Indonesian ride-hailing firm Go-Jek could launch its services in Singapore as soon as this month, as the company picks up speed in its regional expansion initiative to challenge Singapore-based rival Grab.
An expansion to Singapore would make the city state Go-Jek’s second international market, after it introduced services in Vietnam with local partner Go-Viet in September. The news was first reported by technology news site TechCrunch, without citing a source.
Go-Jek has also reportedly been in talks with Comfort-Delgro, Singapore’s largest taxi operator that previously struck an exclusivity deal with Uber Technologies.
Singapore, a small but significant market in South-East Asia for ride-hailing companies, is particularly valuable thanks to its higher fares for taxis and private-car rides compared to other markets.
Go-Jek did not immediately respond to an emailed request for comment.
Before its regional launches, Go-Jek competed solely in its domestic market of Indonesia, where it operates a super-app platform that lets users hail rides and even order food, over-the-counter medication and massage services on-demand.
The company earlier this year announced that it would be expanding regionally to four markets – Thailand, Vietnam, Singapore and the Philippines – as it looks to challenge rival Grab’s dominance in the region. South-East Asia’s ride-hailing market is estimated to be worth US$20.1bil (RM83.1bil) by 2025, according to a report by Temasek Holdings and Google.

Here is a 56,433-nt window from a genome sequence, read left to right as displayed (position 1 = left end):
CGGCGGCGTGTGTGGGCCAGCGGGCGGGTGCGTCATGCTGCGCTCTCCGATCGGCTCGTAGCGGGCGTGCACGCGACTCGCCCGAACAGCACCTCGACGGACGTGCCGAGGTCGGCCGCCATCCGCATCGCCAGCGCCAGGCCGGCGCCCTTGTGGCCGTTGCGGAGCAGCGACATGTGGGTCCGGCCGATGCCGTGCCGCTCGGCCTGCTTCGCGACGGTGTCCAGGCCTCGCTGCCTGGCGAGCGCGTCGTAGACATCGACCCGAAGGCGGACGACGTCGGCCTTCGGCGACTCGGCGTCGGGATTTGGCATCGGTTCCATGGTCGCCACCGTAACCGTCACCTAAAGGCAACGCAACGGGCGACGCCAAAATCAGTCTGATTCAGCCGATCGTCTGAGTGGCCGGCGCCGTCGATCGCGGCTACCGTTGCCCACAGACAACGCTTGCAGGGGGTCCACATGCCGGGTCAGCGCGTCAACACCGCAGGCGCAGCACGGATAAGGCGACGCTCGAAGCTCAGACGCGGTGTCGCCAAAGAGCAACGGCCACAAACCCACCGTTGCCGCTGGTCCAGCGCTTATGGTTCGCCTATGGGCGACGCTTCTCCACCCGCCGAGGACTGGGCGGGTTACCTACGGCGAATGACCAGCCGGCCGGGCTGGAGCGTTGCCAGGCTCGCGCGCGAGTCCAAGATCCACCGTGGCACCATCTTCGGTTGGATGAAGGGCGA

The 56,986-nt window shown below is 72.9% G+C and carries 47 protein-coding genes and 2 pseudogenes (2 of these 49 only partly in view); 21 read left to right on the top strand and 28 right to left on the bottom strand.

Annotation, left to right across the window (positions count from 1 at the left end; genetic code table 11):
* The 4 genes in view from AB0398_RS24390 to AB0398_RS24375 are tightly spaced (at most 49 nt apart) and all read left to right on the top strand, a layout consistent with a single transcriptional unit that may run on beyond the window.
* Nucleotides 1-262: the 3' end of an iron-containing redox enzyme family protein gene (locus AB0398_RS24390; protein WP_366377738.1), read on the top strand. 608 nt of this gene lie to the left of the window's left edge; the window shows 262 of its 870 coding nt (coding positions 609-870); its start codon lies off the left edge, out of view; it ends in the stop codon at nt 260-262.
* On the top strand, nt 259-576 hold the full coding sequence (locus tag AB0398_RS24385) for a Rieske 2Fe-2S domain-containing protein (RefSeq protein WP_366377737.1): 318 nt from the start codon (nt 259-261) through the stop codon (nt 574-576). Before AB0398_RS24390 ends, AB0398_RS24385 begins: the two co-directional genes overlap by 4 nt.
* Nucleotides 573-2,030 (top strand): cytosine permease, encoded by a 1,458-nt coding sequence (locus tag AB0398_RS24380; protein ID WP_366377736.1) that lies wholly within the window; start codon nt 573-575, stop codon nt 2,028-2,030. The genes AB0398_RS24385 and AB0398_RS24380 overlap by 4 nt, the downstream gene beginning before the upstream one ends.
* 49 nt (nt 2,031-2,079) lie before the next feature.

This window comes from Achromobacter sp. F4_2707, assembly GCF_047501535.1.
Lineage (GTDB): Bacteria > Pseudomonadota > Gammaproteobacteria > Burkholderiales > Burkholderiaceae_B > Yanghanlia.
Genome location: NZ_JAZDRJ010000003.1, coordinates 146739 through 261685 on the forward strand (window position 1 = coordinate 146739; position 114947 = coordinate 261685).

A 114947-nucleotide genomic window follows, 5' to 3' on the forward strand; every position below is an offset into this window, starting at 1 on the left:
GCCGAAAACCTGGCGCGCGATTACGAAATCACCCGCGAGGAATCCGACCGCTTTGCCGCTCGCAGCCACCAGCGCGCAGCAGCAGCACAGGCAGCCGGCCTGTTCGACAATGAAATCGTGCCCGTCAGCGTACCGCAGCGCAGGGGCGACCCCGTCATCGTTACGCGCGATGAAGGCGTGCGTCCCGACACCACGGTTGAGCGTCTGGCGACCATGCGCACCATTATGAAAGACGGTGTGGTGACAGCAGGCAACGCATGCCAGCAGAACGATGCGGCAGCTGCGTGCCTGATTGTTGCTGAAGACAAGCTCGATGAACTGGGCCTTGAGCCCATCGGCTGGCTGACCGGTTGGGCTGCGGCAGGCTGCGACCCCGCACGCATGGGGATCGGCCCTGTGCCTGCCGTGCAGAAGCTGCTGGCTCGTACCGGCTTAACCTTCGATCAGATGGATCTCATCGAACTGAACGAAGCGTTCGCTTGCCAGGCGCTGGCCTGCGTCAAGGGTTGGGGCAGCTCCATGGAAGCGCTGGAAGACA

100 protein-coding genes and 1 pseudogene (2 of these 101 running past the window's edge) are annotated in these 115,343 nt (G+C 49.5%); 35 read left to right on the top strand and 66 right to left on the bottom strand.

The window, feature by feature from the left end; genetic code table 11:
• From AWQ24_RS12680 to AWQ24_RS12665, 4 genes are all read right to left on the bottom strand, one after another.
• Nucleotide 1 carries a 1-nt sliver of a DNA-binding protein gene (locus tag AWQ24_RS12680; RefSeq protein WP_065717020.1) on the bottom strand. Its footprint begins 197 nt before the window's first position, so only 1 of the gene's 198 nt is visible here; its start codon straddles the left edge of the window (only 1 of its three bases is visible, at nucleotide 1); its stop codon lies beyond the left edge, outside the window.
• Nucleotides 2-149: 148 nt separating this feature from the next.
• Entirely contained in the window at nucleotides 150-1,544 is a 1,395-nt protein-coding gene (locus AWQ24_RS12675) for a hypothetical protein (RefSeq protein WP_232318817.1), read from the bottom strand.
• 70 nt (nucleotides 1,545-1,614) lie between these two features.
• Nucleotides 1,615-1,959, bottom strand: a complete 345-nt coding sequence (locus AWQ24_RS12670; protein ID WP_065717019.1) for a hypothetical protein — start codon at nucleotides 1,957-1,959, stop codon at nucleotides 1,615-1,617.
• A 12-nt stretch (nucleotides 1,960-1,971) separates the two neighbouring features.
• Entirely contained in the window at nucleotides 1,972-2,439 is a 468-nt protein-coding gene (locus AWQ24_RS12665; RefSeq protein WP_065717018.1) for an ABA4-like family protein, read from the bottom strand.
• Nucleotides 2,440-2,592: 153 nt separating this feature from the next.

Apart from its launch in Vietnam and potentially Singapore, Go-Jek has also said it will launch its Thailand service under the name Get, by working with a local partner. The Go-Viet and Get apps will not be interoperable with Go-jek’s main app, which means that users will have to download a different app in each market. In contrast, users can use the same Grab app to hail a ride in any of the markets it operates in.
Go-Jek’s regional expansion is seen by some as a welcome alternative to challenge Grab’s dominance in South-East Asia. Following Grab’s acquisition of Uber’s Southeast Asia operations, some consumers have complained about a lack of rivals and increased fares on Grab’s rides.
Last month, Singapore’s competition watchdog, the Competition and Consumer Commission of Singapore, deemed the Grab-Uber deal anti-competitive and slapped both companies with a combined US$9.5mil (RM39.2mil) fine, instructing Grab to do away with any exclusivity arrangements it has with partners, as well as to maintain pre-merger pricing algorithms and commission rates for drivers. – South China Morning Post
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